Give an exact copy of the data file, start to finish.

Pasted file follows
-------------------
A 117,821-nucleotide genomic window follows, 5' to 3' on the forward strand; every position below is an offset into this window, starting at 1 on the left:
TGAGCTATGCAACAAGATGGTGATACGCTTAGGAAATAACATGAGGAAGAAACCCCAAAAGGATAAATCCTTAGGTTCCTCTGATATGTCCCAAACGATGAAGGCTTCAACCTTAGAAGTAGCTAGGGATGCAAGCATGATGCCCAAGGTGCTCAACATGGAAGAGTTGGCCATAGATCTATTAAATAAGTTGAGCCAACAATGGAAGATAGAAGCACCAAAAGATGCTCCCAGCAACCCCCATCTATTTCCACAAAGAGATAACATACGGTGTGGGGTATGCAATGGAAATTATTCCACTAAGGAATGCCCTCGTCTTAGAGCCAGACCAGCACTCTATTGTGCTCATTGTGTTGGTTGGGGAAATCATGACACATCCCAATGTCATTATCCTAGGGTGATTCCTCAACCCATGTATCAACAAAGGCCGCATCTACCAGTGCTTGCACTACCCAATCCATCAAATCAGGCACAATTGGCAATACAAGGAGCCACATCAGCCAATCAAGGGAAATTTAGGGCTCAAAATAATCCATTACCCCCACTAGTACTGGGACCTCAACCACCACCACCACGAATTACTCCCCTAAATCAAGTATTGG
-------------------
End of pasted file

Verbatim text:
A 117,821-nucleotide genomic window follows, 5' to 3' on the forward strand; every position below is an offset into this window, starting at 1 on the left:
TGAGCTATGCAACAAGATGGTGATACGCTTAGGAAATAACATGAGGAAGAAACCCCAAAAGGATAAATCCTTAGGTTCCTCTGATATGTCCCAAACGATGAAGGCTTCAACCTTAGAAGTAGCTAGGGATGCAAGCATGATGCCCAAGGTGCTCAACATGGAAGAGTTGGCCATAGATCTATTAAATAAGTTGAGCCAACAATGGAAGATAGAAGCACCAAAAGATGCTCCCAGCAACCCCCATCTATTTCCACAAAGAGATAACATACGGTGTGGGGTATGCAATGGAAATTATTCCACTAAGGAATGCCCTCGTCTTAGAGCCAGACCAGCACTCTATTGTGCTCATTGTGTTGGTTGGGGAAATCATGACACATCCCAATGTCATTATCCTAGGGTGATTCCTCAACCCATGTATCAACAAAGGCCGCATCTACCAGTGCTTGCACTACCCAATCCATCAAATCAGGCACAATTGGCAATACAAGGAGCCACATCAGCCAATCAAGGGAAATTTAGGGCTCAAAATAATCCATTACCCCCACTAGTACTGGGACCTCAACCACCACCACCACGAATTACTCCCCTAAATCAAGTATTGG